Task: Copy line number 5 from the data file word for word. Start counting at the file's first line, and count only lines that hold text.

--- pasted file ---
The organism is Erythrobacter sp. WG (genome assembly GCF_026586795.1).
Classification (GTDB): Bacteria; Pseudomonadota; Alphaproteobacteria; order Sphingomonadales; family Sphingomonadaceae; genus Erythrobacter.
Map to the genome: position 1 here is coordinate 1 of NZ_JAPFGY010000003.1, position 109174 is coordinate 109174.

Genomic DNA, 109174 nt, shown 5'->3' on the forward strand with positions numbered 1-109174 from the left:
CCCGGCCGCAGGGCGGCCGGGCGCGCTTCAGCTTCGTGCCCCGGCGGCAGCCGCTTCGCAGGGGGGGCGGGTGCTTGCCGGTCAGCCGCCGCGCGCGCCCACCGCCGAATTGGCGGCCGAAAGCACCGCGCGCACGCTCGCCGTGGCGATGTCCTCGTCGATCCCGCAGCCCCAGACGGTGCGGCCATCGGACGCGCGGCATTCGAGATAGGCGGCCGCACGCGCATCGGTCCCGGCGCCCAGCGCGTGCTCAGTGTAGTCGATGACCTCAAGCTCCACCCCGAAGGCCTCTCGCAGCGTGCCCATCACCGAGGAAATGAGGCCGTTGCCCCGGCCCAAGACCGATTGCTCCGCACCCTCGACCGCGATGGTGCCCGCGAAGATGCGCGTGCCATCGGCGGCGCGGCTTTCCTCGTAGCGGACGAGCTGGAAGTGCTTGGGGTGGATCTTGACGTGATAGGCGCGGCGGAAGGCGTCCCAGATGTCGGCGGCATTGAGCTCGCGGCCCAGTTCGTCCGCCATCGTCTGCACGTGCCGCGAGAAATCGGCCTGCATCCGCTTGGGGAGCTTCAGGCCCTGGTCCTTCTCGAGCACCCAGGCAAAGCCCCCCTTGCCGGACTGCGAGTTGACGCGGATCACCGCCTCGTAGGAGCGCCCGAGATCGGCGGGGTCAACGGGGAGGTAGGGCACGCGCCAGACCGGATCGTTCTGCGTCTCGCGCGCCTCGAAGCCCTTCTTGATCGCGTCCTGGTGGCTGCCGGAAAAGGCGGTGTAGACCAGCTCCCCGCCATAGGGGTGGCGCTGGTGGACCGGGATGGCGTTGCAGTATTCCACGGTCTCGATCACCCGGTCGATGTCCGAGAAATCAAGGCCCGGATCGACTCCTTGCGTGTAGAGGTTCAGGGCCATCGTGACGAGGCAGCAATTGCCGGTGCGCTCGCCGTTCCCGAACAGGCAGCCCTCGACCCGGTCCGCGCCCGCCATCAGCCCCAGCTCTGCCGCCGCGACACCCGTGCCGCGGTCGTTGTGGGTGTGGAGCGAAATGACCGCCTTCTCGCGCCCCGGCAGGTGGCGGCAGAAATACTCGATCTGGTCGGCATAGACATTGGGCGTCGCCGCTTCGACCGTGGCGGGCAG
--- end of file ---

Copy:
CCCGGCCGCAGGGCGGCCGGGCGCGCTTCAGCTTCGTGCCCCGGCGGCAGCCGCTTCGCAGGGGGGGCGGGTGCTTGCCGGTCAGCCGCCGCGCGCGCCCACCGCCGAATTGGCGGCCGAAAGCACCGCGCGCACGCTCGCCGTGGCGATGTCCTCGTCGATCCCGCAGCCCCAGACGGTGCGGCCATCGGACGCGCGGCATTCGAGATAGGCGGCCGCACGCGCATCGGTCCCGGCGCCCAGCGCGTGCTCAGTGTAGTCGATGACCTCAAGCTCCACCCCGAAGGCCTCTCGCAGCGTGCCCATCACCGAGGAAATGAGGCCGTTGCCCCGGCCCAAGACCGATTGCTCCGCACCCTCGACCGCGATGGTGCCCGCGAAGATGCGCGTGCCATCGGCGGCGCGGCTTTCCTCGTAGCGGACGAGCTGGAAGTGCTTGGGGTGGATCTTGACGTGATAGGCGCGGCGGAAGGCGTCCCAGATGTCGGCGGCATTGAGCTCGCGGCCCAGTTCGTCCGCCATCGTCTGCACGTGCCGCGAGAAATCGGCCTGCATCCGCTTGGGGAGCTTCAGGCCCTGGTCCTTCTCGAGCACCCAGGCAAAGCCCCCCTTGCCGGACTGCGAGTTGACGCGGATCACCGCCTCGTAGGAGCGCCCGAGATCGGCGGGGTCAACGGGGAGGTAGGGCACGCGCCAGACCGGATCGTTCTGCGTCTCGCGCGCCTCGAAGCCCTTCTTGATCGCGTCCTGGTGGCTGCCGGAAAAGGCGGTGTAGACCAGCTCCCCGCCATAGGGGTGGCGCTGGTGGACCGGGATGGCGTTGCAGTATTCCACGGTCTCGATCACCCGGTCGATGTCCGAGAAATCAAGGCCCGGATCGACTCCTTGCGTGTAGAGGTTCAGGGCCATCGTGACGAGGCAGCAATTGCCGGTGCGCTCGCCGTTCCCGAACAGGCAGCCCTCGACCCGGTCCGCGCCCGCCATCAGCCCCAGCTCTGCCGCCGCGACACCCGTGCCGCGGTCGTTGTGGGTGTGGAGCGAAATGACCGCCTTCTCGCGCCCCGGCAGGTGGCGGCAGAAATACTCGATCTGGTCGGCATAGACATTGGGCGTCGCCGCTTCGACCGTGGCGGGCAG